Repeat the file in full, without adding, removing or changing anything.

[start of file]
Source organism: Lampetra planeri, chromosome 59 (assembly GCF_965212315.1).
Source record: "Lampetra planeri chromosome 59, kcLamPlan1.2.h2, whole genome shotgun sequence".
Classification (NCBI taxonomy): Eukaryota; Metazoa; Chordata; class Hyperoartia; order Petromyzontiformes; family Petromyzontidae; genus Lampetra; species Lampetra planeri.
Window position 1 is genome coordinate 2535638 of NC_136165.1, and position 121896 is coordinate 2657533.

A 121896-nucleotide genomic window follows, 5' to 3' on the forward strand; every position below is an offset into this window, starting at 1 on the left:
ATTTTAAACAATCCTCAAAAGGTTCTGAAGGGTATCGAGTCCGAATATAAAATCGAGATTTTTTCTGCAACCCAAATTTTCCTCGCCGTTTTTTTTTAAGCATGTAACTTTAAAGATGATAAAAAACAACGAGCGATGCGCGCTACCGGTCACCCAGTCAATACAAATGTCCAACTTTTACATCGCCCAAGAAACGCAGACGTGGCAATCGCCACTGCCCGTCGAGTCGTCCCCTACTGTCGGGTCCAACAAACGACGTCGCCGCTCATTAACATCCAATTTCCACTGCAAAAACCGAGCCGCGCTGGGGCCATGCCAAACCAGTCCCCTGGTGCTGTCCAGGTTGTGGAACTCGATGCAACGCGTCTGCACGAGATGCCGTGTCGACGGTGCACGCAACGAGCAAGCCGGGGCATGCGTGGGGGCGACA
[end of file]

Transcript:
Source organism: Lampetra planeri, chromosome 59 (assembly GCF_965212315.1).
Source record: "Lampetra planeri chromosome 59, kcLamPlan1.2.h2, whole genome shotgun sequence".
Classification (NCBI taxonomy): Eukaryota; Metazoa; Chordata; class Hyperoartia; order Petromyzontiformes; family Petromyzontidae; genus Lampetra; species Lampetra planeri.
Window position 1 is genome coordinate 2535638 of NC_136165.1, and position 121896 is coordinate 2657533.

A 121896-nucleotide genomic window follows, 5' to 3' on the forward strand; every position below is an offset into this window, starting at 1 on the left:
ATTTTAAACAATCCTCAAAAGGTTCTGAAGGGTATCGAGTCCGAATATAAAATCGAGATTTTTTCTGCAACCCAAATTTTCCTCGCCGTTTTTTTTTAAGCATGTAACTTTAAAGATGATAAAAAACAACGAGCGATGCGCGCTACCGGTCACCCAGTCAATACAAATGTCCAACTTTTACATCGCCCAAGAAACGCAGACGTGGCAATCGCCACTGCCCGTCGAGTCGTCCCCTACTGTCGGGTCCAACAAACGACGTCGCCGCTCATTAACATCCAATTTCCACTGCAAAAACCGAGCCGCGCTGGGGCCATGCCAAACCAGTCCCCTGGTGCTGTCCAGGTTGTGGAACTCGATGCAACGCGTCTGCACGAGATGCCGTGTCGACGGTGCACGCAACGAGCAAGCCGGGGCATGCGTGGGGGCGACA